Notorious for keeping party issues behind closed doors, the CPP is unlikely to disclose much from the discussions that arise out of its twice yearly party congress today.
But even as senior CPP Senator Sim Ka affirmed on the eve of the congress that the party remains unified, signs of friction have emerged lately from behind the CPP’s public veneer of solidarity. And while party officials maintain that debate over Prime Minister Hun Sen’s leadership will not be on the official agenda, some observers speculate that the issue will be unavoidable on the sidelines of the two-day meeting.
Hun Sen pushed the subject to the fore this month by publicly declaring his intention to remain in power for several more years. Twice this month, he has expressed he will seek re-election in the next national vote. On Tuesday, he declared the country would fall into chaos if he were to die or retire, and the entire government Cabinet would have to be dissolved.
On both occasions, CPP Honorary President Heng Samrin refuted the prime minister’s claims, suggesting that Hun Sen had made his comments too hastily and that the party’s candidate for the premiership could also be replaced by the party.
Speaking to reporters outside the National Assembly on Thursday, Heng Samrin, one of the founding members of the ruling party, reiterated that the government, and the CPP, could continue to run smoothly without Hun Sen.
“[Only if] there was a coup or murder against the prime minister, [then] supporters would react and struggle. Then chaos would come,” Heng Samrin said. “But if [the premier] were to die, or resign normally, his deputy will act until the next election.”
That replacement, he added, would be co-Interior Minister and Deputy Prime Minister Sar Kheng—not Cabinet Minister Sok An, who is also a deputy prime minister.
The difference is significant. While Sar Kheng is related to CPP President Chea Sim—who was suddenly ushered out of the country while Hun Sen and Funcinpec President Prince Norodom Ranariddh sealed the deal on forming their current coalition government in July—Sok An is known to be staunchly loyal to Hun Sen.
“If [Hun Sen] is away due to any reason, the only successor must be [Sar Kheng] acting. It is nobody but him,” Heng Samrin said. “Sok An is not the first” in line for the position.
Raising the example of late prime minister Chan Sy of the State of Cambodia, who was replaced by Hun Sen upon his death in 1984, Heng Samrin said Hun Sen would be similarly replaced if he were to suddenly be unable to carry on as prime minister.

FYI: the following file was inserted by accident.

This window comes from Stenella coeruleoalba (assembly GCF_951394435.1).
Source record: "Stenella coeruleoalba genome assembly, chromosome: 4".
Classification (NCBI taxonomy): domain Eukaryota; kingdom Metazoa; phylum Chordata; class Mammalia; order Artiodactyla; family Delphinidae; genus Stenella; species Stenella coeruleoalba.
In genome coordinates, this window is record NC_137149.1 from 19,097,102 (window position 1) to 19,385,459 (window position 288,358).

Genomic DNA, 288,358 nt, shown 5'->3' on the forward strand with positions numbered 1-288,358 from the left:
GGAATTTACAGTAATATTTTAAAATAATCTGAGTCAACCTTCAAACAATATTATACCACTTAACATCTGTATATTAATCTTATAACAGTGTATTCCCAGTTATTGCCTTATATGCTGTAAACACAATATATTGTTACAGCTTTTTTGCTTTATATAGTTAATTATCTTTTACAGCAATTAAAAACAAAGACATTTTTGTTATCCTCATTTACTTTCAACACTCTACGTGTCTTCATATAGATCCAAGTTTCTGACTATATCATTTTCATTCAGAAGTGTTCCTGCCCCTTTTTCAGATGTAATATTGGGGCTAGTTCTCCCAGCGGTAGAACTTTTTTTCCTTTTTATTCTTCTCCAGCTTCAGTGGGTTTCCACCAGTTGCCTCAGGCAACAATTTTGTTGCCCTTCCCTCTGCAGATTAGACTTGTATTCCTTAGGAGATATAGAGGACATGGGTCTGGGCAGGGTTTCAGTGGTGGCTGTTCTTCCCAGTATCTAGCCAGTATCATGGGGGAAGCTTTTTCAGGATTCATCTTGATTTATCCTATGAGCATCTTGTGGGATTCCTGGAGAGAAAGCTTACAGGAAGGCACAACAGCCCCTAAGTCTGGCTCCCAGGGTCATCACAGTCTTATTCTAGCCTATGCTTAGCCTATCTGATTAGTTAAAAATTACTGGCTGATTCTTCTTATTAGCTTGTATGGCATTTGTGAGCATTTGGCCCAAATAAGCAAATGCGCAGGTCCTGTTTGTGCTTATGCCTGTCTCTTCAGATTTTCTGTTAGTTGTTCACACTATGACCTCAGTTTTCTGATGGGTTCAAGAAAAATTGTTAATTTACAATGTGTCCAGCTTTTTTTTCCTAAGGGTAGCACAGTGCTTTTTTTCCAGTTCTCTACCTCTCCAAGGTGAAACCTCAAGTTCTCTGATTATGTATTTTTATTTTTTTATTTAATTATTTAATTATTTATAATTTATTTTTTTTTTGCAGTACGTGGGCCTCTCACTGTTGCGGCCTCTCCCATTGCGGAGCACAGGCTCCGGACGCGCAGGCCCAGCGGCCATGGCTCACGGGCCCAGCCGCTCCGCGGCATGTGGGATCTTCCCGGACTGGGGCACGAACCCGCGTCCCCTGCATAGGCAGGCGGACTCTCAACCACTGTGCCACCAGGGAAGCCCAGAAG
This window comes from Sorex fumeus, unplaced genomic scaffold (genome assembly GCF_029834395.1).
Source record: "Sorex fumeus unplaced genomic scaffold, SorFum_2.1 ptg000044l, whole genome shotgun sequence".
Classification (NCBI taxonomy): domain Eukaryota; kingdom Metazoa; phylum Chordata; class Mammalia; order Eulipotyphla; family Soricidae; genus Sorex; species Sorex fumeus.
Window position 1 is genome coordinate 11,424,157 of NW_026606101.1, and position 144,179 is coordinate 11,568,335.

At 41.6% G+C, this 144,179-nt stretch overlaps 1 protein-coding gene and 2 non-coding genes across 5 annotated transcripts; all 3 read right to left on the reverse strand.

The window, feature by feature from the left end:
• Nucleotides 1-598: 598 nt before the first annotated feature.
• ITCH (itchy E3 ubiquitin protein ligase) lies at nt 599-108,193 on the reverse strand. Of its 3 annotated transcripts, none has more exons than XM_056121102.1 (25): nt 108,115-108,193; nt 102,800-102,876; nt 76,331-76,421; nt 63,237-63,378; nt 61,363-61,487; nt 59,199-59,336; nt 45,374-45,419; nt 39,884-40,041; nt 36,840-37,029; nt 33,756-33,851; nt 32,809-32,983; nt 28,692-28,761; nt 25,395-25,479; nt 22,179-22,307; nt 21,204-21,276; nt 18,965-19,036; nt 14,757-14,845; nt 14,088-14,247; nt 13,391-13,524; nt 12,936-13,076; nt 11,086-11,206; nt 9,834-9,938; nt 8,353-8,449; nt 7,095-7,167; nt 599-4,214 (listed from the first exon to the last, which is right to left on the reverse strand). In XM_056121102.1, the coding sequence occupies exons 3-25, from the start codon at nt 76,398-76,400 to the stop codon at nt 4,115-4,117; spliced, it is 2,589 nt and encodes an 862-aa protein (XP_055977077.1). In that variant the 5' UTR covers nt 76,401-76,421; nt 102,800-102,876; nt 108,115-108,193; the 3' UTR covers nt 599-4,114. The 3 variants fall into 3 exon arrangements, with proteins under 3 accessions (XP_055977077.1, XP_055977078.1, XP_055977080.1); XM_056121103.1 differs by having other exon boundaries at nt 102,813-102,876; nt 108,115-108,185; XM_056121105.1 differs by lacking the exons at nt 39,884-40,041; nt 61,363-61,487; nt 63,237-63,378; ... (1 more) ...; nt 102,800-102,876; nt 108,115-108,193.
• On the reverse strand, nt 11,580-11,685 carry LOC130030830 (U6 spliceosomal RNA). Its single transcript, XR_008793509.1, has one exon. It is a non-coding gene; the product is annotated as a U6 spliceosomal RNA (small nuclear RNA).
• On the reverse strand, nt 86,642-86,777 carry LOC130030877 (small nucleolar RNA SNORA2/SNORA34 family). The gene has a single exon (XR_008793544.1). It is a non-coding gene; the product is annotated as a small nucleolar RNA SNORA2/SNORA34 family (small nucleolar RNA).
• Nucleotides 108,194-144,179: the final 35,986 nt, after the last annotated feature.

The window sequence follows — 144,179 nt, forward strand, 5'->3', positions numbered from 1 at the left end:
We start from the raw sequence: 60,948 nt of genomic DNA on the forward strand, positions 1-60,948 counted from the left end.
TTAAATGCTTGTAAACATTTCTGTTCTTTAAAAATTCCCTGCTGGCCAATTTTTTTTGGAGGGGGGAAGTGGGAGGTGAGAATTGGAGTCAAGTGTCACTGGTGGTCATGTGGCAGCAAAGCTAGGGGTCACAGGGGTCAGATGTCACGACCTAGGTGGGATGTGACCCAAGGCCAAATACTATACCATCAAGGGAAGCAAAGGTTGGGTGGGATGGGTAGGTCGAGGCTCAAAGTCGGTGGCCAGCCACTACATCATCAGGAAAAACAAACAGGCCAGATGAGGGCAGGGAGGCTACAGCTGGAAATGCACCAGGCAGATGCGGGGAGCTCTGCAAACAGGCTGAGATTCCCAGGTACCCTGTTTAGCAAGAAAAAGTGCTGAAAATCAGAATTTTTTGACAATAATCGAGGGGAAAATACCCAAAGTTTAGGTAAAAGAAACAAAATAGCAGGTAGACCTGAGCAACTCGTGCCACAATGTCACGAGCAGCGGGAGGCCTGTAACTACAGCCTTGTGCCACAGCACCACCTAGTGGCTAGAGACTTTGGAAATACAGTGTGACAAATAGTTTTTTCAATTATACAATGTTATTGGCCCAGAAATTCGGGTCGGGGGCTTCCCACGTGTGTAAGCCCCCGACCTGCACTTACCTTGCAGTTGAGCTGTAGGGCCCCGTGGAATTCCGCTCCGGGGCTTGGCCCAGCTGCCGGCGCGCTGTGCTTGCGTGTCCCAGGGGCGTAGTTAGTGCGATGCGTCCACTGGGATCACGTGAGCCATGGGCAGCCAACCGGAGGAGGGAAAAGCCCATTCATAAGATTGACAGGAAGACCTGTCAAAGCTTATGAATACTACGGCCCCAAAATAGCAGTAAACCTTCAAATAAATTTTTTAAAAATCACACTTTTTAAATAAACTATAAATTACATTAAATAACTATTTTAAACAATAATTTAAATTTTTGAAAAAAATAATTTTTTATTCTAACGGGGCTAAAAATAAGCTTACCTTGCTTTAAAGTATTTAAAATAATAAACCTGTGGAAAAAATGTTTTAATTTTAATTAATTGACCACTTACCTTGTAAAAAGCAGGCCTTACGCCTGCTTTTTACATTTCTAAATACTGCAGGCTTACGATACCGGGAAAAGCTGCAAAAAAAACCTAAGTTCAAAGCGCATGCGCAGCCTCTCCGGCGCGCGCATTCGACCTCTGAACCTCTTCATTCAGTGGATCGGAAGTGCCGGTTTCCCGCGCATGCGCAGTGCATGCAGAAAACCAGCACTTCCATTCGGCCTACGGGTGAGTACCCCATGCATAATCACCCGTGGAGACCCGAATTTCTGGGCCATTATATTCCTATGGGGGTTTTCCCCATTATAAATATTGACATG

“When His Excellency Chan Sy died of illness…Samdech Hun Sen, then foreign minister, took over the position as acting prime minister for five to six months” until the National Assembly voted him into the position, Heng Samrin said. “So the current situation would be the same, not different from the past.”
Heng Samrin added that the prime minister was mistaken when he said the Cabinet would have to be dissolved upon his death or retirement.
“Nothing like that was stated in the Constitution,” Heng Samrin said. “It is impossible.”
According to Koul Panha, director of the Committee for Free and Fair Elections, the CPP may be experiencing a power struggle within its ranks as it formulates the party’s strategy for the future.
As “in any political party, they may have some problems with people who are in power,” Koul Panha said. Some within the CPP may feel they have not been given the power they feel owed to them, he said. “Some members…think of change because they work within the party and want to benefit.”
The CPP’s support for Hun Sen appears strong publicly, he added, “but maybe internally, inside [the CPP], Hun Sen may have some problems. He may not be as strong [as] on the outside.”
The party also appears be experiencing some growing pains as it evolves from being a socialist/communist party to a democratic and capitalist one, Koul Panha said.
“I think they lost their ideology. During communism, they were very strong about supporting farmers, workers and the poor,” he said. “But recently, you can see the leadership of the CPP has turned capitalist…. Some members do not respect the ideology anymore.”
Still, he said, ideology does not appear to be the driving force behind any possible rifts in the CPP. The root of the issue, he said, is simpler: “Power sharing.”
Kek Galabru, founder of human rights group Licadho, agreed that the CPP appeared to be struggling with its new democratic image. But, she said, whatever disagreements may take place within the party, the CPP has done well in maintaining unity.
“Inside the party, you always have internal problems…. But look, they are mature enough to take that aside and work for the party,” she said.
That, according to CPP Senator Sim Ka, is how the party intends to remain.
“So far, the CPP stands firm and united,” he said. “We are working together for the common interests. We don’t have any split.”